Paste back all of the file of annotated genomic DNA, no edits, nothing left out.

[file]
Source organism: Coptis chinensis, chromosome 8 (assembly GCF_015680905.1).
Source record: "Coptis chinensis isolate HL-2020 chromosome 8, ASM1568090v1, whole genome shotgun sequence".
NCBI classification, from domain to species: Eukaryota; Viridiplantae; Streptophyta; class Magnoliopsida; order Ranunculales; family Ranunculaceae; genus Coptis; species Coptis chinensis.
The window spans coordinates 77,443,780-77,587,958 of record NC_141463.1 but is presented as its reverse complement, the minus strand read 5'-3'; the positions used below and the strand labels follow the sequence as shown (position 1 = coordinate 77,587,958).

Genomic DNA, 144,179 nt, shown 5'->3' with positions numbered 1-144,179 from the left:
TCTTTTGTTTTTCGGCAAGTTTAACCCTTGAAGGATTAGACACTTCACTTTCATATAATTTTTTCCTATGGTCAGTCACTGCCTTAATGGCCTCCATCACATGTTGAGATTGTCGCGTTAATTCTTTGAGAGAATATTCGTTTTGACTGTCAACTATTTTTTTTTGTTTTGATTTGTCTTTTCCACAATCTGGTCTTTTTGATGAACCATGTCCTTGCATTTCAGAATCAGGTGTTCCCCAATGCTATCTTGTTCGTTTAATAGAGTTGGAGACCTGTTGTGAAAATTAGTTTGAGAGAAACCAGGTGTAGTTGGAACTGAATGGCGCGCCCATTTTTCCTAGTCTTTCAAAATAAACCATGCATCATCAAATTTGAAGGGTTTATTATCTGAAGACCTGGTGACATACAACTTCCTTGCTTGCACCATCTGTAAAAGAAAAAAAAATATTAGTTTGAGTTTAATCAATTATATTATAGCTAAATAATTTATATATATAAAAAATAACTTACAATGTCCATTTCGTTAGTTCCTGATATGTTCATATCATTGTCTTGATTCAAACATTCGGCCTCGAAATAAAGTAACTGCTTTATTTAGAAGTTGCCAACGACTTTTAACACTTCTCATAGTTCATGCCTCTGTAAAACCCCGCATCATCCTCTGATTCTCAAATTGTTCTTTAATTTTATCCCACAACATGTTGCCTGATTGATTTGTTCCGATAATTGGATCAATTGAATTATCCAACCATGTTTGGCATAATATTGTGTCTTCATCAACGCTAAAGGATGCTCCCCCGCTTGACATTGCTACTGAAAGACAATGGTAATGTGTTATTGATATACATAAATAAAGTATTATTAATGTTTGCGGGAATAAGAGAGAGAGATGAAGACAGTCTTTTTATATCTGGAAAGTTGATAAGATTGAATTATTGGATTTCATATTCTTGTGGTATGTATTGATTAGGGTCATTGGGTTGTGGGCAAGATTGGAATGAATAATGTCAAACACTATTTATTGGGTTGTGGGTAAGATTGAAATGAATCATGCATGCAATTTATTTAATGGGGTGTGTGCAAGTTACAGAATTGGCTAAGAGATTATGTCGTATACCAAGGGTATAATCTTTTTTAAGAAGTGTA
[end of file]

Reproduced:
Source organism: Coptis chinensis, chromosome 8 (assembly GCF_015680905.1).
Source record: "Coptis chinensis isolate HL-2020 chromosome 8, ASM1568090v1, whole genome shotgun sequence".
NCBI classification, from domain to species: Eukaryota; Viridiplantae; Streptophyta; class Magnoliopsida; order Ranunculales; family Ranunculaceae; genus Coptis; species Coptis chinensis.
The window spans coordinates 77,443,780-77,587,958 of record NC_141463.1 but is presented as its reverse complement, the minus strand read 5'-3'; the positions used below and the strand labels follow the sequence as shown (position 1 = coordinate 77,587,958).

Genomic DNA, 144,179 nt, shown 5'->3' with positions numbered 1-144,179 from the left:
TCTTTTGTTTTTCGGCAAGTTTAACCCTTGAAGGATTAGACACTTCACTTTCATATAATTTTTTCCTATGGTCAGTCACTGCCTTAATGGCCTCCATCACATGTTGAGATTGTCGCGTTAATTCTTTGAGAGAATATTCGTTTTGACTGTCAACTATTTTTTTTTGTTTTGATTTGTCTTTTCCACAATCTGGTCTTTTTGATGAACCATGTCCTTGCATTTCAGAATCAGGTGTTCCCCAATGCTATCTTGTTCGTTTAATAGAGTTGGAGACCTGTTGTGAAAATTAGTTTGAGAGAAACCAGGTGTAGTTGGAACTGAATGGCGCGCCCATTTTTCCTAGTCTTTCAAAATAAACCATGCATCATCAAATTTGAAGGGTTTATTATCTGAAGACCTGGTGACATACAACTTCCTTGCTTGCACCATCTGTAAAAGAAAAAAAAATATTAGTTTGAGTTTAATCAATTATATTATAGCTAAATAATTTATATATATAAAAAATAACTTACAATGTCCATTTCGTTAGTTCCTGATATGTTCATATCATTGTCTTGATTCAAACATTCGGCCTCGAAATAAAGTAACTGCTTTATTTAGAAGTTGCCAACGACTTTTAACACTTCTCATAGTTCATGCCTCTGTAAAACCCCGCATCATCCTCTGATTCTCAAATTGTTCTTTAATTTTATCCCACAACATGTTGCCTGATTGATTTGTTCCGATAATTGGATCAATTGAATTATCCAACCATGTTTGGCATAATATTGTGTCTTCATCAACGCTAAAGGATGCTCCCCCGCTTGACATTGCTACTGAAAGACAATGGTAATGTGTTATTGATATACATAAATAAAGTATTATTAATGTTTGCGGGAATAAGAGAGAGAGATGAAGACAGTCTTTTTATATCTGGAAAGTTGATAAGATTGAATTATTGGATTTCATATTCTTGTGGTATGTATTGATTAGGGTCATTGGGTTGTGGGCAAGATTGGAATGAATAATGTCAAACACTATTTATTGGGTTGTGGGTAAGATTGAAATGAATCATGCATGCAATTTATTTAATGGGGTGTGTGCAAGTTACAGAATTGGCTAAGAGATTATGTCGTATACCAAGGGTATAATCTTTTTTAAGAAGTGTA